Safeguards Can Help Avoid Computer Disasters

Lawrence J. Magid is vice president and senior analyst at Seybold Group, a computer consulting and publication firm

Almost every computer user I know has a horror story to tell about the time he or she lost important files on a floppy or hard disk.

Sometimes the culprit is mechanical; sometimes it is a software bug. But often it's just plain human error. Regardless, there are things you can do to protect your valuable data and minimize the risk of a catastrophe.

The most important rule is simple: Make backup copies of your data files. For hard disk systems, commercial backup programs make this process quick and easy, but they aren't absolutely necessary. The standard copy command will do nicely.

Sometimes, however, circumstances call for somewhat more sophisticated safeguards. A case in point is the "DOS" operating system that runs IBM PCs and compatible computers. It has two commands--erase and format--that can be very dangerous. If used carelessly, either can destroy all the data on your disk.

As a preventive measure, I've learned to avoid using both commands. Instead, I've written very simple batch files, something anyone can do with any text editor or word processing program, to erase files or format floppy disks.

Batch files are groups of commands stored in such a way that they can be invoked sequentially by typing a single word. They can be big time savers, and they also can be used to control how commands are implemented. In my case, I use batch files to slightly modify the way both the erase and format commands work.

Chance to Back Out

To sidestep the normal erase command, you can set up a batch file called ERA.BAT. It is designed to display a list of files that are about to be erased before they actually are eliminated. Unlike DOS, which in most cases doesn't give users any warning, this batch file gives you a chance to back out if you have made a typing error or have second thoughts about an erasure.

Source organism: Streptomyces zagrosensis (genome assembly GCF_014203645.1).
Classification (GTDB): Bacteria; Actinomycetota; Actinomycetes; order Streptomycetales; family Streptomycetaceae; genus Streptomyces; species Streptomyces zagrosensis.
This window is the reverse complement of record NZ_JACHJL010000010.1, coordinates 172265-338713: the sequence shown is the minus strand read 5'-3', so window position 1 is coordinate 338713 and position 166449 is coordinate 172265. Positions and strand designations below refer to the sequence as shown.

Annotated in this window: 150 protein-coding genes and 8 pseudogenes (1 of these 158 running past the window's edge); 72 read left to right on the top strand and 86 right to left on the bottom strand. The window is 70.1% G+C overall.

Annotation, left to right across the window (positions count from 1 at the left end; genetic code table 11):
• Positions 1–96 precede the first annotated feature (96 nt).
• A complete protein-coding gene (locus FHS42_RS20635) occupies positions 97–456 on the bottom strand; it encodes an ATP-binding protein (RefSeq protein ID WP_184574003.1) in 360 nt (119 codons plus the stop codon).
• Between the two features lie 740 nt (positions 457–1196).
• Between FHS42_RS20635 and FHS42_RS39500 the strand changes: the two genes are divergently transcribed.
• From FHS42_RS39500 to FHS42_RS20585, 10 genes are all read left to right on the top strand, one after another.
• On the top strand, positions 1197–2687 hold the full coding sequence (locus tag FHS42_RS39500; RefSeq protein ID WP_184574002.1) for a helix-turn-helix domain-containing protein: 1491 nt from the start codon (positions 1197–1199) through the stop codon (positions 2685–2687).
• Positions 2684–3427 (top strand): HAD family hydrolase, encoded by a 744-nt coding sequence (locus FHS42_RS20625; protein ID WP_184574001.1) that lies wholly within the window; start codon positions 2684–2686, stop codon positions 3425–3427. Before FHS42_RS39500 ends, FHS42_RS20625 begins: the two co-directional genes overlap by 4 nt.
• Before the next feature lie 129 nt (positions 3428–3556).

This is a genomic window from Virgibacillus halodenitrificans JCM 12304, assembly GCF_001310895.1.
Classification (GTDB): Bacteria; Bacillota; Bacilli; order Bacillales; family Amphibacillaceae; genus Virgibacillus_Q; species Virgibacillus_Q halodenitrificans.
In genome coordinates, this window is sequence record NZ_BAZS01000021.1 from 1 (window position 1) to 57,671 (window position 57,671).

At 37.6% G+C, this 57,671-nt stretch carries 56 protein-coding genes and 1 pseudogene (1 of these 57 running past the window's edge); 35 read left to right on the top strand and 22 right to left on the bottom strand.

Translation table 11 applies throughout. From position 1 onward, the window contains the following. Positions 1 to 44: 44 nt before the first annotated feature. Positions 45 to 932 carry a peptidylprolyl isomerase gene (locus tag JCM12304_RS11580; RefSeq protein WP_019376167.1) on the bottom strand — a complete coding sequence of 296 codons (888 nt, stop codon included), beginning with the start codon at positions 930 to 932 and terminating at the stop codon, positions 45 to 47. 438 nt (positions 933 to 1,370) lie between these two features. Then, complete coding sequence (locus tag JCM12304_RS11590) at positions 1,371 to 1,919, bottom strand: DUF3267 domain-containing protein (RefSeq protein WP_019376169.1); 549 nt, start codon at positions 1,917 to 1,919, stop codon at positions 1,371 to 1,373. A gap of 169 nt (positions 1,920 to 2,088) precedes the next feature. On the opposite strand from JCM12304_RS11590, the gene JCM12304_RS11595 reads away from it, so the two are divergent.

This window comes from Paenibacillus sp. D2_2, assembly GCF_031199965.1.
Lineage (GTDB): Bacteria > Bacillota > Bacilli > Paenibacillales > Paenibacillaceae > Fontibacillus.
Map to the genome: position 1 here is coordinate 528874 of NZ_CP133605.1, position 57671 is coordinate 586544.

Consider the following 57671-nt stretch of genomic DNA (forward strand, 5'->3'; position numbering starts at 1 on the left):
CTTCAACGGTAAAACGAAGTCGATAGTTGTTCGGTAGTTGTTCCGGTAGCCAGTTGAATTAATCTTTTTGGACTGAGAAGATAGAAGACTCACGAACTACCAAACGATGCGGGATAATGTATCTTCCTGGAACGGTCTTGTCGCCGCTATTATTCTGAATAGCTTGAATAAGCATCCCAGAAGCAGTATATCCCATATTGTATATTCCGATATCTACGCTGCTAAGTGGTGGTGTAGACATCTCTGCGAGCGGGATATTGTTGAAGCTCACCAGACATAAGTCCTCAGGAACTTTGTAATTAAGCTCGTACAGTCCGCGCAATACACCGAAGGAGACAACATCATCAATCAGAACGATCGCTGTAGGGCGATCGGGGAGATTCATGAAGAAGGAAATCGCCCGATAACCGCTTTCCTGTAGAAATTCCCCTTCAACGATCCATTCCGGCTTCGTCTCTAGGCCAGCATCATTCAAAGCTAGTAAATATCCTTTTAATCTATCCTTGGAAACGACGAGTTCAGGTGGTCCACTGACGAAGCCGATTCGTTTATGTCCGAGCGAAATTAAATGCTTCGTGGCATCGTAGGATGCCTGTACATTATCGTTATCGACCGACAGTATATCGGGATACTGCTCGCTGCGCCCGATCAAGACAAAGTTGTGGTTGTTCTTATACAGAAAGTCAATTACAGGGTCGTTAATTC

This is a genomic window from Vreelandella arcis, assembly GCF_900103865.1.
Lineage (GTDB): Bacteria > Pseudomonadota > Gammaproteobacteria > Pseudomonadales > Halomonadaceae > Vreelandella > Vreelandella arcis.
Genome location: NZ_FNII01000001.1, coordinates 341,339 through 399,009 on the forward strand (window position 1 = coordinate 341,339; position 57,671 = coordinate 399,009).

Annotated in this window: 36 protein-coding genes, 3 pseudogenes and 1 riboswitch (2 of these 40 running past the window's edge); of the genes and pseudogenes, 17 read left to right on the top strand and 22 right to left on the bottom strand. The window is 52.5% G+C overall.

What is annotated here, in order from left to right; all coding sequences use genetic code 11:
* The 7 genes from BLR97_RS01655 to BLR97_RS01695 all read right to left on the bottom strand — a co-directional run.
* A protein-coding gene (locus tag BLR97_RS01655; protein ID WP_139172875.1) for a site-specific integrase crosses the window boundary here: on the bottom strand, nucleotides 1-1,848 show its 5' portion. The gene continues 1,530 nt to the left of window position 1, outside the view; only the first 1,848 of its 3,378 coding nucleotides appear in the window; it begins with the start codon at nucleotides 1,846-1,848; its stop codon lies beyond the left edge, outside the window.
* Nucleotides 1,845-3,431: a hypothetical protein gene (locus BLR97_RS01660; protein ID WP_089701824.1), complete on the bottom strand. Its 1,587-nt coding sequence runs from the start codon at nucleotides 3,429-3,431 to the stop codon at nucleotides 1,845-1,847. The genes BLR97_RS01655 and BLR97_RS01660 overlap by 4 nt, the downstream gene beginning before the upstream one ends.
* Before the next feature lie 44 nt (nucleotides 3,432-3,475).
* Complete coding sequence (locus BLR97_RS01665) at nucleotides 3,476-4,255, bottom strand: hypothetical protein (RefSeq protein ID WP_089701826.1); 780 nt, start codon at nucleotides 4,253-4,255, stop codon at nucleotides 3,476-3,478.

You execute ERA.BAT the same way you use the erase command. If you want to erase all files ending in ".BAK" you type "ERA *.BAK."

ERA.BAT contains these commands: ECHO OFF; CLS; DIR %1; ECHO Any key to erase %1 CTRL C to abort; PAUSE; ERASE %1.

After bringing a warning to the screen indicating which files are about to be erased, these commands display a series of prompts. The first reads, "Strike a key when ready" and suspends the batch file until a key is pressed.

If CTRL C, or CTRL Break, is pressed, DOS automatically asks you if you wish to "Terminate batch job (Y/N)?" If you type "Y," the batch file ends and the files are not erased. Any other key brings you to the last line, which erases the files.

A batch file also can be made to prevent the even worse disaster of accidentally formatting a hard disk and destroying everything on it. Hard disks, which typically store between 10 and 40 megabytes of data (a megabyte is equal to 1 million characters), are normally supposed to be formatted only when first installed.

But it's easy for the format command to wipe out a hard disk. By default, DOS formats whatever drive is active when the format command is used. Since people with hard disks usually keep the hard disk, or Drive C:, as the active drive, simply typing FORMAT can erase the hard drive. Only more recent versions of DOS warn that all data on Drive C: will be lost.

As a precaution, I use the rename command to change the name of the format program, which is normally called FORMAT.COM, to the more ominous DANGER.COM.

The batch file I use to format a floppy is called FORMAT.BAT. It contains the following lines: ECHO OFF; CLS; ECHO You are about to completely erase the disk in drive A:; ECHO If you do not wish to do this press CTRL C; PAUSE; DANGER A:.

When I type FORMAT, a message warns me that I am about to format a disk in drive A:. The pause command displays "Strike a key when ready." If I want to back out, I press CTRL C.

Method of Recovery

Otherwise, the batch file takes me to the line DANGER A:, which formats the disk in A:. Because the batch file contains the A: after the command DANGER, it is impossible for it to format the hard disk.

Even if you don't use these batch files and you accidentally erase files using the erase or delete commands, there may be a way to recover your data. When DOS performs an erasure it's really erasing the listing of the files in the directory. The files are still there, as long as you haven't written new information over them.

A program called Unerase from Peter Norton Computing (2210 Wilshire Blvd., Suite 186, Santa Monica, CA 90403-5784. Phone: (213) 453-2361) can restore erased files. It's best to use Unerase immediately after an accidental erasure since it is possible to write over the area on the disk where the file was located, removing it permanently.

Unerase is one of many handy programs that come on the $99.95 Norton Utilities disk. But although Unerase works in most situations, it is no substitute for a good disaster prevention plan.

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